In use, the stethoscope bell means is attached to the skin surface of the body ofa patient at the desired location. Normally, a tubing element will be secured to the bell chamber, and the head piece of the stethoscope is thereafter attached to the conduit or tubing. If desired, adaptor means can be secured to the free end of the tubing in order to facilitate attachment and removal of the head piece of the stethoscope. When the need for the structure has ceased, the bell means may be readily removed from the skin of the patient. without discomfort.

Therefore, it is a primary object of the present invention to provide an improved stethoscope bell means which may be removably attached to the skin surface of the body ofa patient, the bell means including a cupshaped housing forming a chamber, with flange elements extending outwardly from the edges of the chamber, and with resilient pad means' being secured continuously about the surface of the flanges for facilitating attachment to the body of the patient.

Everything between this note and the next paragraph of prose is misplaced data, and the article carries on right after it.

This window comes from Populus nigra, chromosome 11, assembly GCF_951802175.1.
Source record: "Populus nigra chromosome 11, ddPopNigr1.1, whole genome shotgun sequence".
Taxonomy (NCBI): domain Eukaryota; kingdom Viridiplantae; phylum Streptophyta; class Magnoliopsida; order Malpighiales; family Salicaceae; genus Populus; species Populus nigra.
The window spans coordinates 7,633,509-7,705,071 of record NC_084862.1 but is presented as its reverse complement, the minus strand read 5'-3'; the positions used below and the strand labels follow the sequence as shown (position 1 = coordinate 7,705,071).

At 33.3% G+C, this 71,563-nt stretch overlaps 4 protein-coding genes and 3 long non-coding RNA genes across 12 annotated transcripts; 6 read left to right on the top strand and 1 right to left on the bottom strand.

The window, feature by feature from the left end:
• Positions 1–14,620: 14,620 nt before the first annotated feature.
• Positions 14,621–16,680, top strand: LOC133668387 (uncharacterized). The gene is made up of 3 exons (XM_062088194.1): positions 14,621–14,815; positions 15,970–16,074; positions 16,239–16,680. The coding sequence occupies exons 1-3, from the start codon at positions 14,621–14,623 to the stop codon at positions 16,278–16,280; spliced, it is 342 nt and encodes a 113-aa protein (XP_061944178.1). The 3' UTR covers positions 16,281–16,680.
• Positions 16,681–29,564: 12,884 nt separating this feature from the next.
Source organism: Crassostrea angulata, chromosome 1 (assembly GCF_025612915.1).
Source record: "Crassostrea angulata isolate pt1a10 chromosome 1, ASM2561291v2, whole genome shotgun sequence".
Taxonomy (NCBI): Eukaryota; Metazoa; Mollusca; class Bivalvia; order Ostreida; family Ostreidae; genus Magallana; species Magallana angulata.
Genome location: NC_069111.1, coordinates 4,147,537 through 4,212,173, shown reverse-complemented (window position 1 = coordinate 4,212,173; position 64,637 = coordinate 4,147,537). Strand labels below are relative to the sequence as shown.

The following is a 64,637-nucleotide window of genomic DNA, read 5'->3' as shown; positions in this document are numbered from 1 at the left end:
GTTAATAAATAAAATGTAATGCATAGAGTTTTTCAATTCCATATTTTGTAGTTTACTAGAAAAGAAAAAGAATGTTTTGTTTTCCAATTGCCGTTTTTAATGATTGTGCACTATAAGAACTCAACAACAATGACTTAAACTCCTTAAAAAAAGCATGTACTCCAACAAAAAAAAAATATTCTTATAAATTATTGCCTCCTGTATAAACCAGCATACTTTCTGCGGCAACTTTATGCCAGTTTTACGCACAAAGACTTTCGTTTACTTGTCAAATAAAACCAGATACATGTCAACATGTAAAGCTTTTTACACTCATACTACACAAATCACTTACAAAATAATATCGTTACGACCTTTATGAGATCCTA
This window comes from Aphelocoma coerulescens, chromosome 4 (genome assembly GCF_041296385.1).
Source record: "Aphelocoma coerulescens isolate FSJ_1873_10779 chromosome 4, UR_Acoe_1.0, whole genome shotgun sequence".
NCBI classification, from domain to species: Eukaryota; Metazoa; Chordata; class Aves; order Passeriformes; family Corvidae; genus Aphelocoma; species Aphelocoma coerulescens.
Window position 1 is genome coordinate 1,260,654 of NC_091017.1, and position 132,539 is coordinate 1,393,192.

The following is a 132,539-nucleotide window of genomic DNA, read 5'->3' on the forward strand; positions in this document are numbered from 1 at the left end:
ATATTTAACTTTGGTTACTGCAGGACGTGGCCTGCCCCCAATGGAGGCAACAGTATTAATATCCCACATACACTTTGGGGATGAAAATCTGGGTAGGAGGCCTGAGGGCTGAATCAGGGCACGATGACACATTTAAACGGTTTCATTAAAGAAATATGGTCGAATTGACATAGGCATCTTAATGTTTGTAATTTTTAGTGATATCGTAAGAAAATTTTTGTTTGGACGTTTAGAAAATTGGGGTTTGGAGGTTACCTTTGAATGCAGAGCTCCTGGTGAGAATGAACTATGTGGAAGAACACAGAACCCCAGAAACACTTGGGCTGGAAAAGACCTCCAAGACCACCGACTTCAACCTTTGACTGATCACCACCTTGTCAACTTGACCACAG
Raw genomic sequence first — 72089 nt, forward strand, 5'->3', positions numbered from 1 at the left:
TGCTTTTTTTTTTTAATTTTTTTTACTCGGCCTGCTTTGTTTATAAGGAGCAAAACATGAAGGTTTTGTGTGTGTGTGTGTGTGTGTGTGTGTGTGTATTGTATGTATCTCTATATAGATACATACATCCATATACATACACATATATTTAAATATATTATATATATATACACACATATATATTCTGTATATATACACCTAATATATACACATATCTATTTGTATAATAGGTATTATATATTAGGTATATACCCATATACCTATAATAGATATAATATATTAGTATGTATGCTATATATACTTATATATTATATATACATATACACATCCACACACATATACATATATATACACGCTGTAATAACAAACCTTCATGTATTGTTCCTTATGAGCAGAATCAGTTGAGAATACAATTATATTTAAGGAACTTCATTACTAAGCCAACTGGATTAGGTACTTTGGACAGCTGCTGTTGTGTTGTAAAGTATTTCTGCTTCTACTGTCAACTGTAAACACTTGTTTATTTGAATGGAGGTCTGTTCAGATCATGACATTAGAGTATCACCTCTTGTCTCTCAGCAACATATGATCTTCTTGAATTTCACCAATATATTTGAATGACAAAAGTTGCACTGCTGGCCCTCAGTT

It is yet a further object of the present invention to provide an improved stethoscope bell means for removable attachment to the skin surface of the body of a patient wherein a film of pressure-sensitive adhesive may be secured to the exposed surface of the resilient pad in order to facilitate attachment of the bell means to the patients skin.

Other and further objects of the present invention will become apparent to those skilled in the art upon a study of the following specification, appended claims, and accompanying drawing.